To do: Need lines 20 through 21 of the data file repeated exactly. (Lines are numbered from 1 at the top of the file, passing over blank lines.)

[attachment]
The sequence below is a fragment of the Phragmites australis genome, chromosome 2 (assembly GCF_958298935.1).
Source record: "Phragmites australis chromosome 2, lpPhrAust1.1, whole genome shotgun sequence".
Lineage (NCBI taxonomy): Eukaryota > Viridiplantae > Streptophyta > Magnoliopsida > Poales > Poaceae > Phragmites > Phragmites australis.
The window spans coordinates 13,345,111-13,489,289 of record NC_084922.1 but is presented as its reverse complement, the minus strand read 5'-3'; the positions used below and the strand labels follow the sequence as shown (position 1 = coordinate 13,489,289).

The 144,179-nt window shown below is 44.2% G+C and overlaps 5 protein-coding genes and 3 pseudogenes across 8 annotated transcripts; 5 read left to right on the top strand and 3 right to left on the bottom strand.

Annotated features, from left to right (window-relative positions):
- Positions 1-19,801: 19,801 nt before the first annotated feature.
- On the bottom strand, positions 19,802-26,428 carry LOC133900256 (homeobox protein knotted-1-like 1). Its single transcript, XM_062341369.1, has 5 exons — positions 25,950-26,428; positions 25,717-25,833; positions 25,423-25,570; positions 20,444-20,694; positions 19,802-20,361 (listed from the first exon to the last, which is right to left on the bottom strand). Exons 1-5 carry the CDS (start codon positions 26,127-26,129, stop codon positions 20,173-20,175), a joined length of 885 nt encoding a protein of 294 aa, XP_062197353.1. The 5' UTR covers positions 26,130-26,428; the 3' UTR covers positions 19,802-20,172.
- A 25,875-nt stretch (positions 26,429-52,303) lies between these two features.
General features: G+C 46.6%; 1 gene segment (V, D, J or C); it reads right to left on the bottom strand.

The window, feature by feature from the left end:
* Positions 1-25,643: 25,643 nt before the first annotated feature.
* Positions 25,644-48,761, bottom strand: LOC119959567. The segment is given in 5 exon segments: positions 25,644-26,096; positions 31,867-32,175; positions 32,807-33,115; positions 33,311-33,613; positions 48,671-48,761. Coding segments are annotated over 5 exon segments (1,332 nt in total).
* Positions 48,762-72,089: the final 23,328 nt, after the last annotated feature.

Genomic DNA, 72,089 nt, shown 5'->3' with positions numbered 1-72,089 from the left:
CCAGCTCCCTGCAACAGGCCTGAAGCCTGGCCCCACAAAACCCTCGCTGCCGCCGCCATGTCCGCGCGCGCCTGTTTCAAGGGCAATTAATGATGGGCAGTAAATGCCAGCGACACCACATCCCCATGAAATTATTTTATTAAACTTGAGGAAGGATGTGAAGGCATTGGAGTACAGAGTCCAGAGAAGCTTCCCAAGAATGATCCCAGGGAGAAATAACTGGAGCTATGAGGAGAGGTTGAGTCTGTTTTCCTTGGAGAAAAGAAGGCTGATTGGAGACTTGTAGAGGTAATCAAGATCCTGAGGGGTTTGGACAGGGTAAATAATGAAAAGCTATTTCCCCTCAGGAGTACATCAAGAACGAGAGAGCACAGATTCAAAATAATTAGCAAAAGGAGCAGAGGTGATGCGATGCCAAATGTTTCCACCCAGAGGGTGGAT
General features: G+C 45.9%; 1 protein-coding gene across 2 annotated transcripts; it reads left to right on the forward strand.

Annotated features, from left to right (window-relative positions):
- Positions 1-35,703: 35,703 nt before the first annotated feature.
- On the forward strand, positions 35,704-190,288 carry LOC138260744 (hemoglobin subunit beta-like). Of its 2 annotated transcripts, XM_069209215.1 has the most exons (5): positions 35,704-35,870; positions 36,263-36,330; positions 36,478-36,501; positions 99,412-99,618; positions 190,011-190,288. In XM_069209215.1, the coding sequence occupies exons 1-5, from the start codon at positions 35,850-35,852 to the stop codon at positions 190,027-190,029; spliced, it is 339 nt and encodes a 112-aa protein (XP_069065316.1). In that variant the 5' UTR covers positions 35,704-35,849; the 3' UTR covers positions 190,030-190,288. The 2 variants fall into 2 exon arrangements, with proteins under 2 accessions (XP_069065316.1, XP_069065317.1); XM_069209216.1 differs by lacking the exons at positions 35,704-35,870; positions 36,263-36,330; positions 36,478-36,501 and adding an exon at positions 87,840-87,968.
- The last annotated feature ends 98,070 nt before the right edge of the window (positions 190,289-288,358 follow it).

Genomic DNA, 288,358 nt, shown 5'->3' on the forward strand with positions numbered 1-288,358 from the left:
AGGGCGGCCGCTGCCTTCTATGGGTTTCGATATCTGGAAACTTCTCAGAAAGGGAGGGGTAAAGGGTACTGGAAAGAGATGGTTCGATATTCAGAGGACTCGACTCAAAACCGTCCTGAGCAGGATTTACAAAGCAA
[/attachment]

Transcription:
- On the forward strand, positions 35,704-190,288 carry LOC138260744 (hemoglobin subunit beta-like). Of its 2 annotated transcripts, XM_069209215.1 has the most exons (5): positions 35,704-35,870; positions 36,263-36,330; positions 36,478-36,501; positions 99,412-99,618; positions 190,011-190,288. In XM_069209215.1, the coding sequence occupies exons 1-5, from the start codon at positions 35,850-35,852 to the stop codon at positions 190,027-190,029; spliced, it is 339 nt and encodes a 112-aa protein (XP_069065316.1). In that variant the 5' UTR covers positions 35,704-35,849; the 3' UTR covers positions 190,030-190,288. The 2 variants fall into 2 exon arrangements, with proteins under 2 accessions (XP_069065316.1, XP_069065317.1); XM_069209216.1 differs by lacking the exons at positions 35,704-35,870; positions 36,263-36,330; positions 36,478-36,501 and adding an exon at positions 87,840-87,968.
- The last annotated feature ends 98,070 nt before the right edge of the window (positions 190,289-288,358 follow it).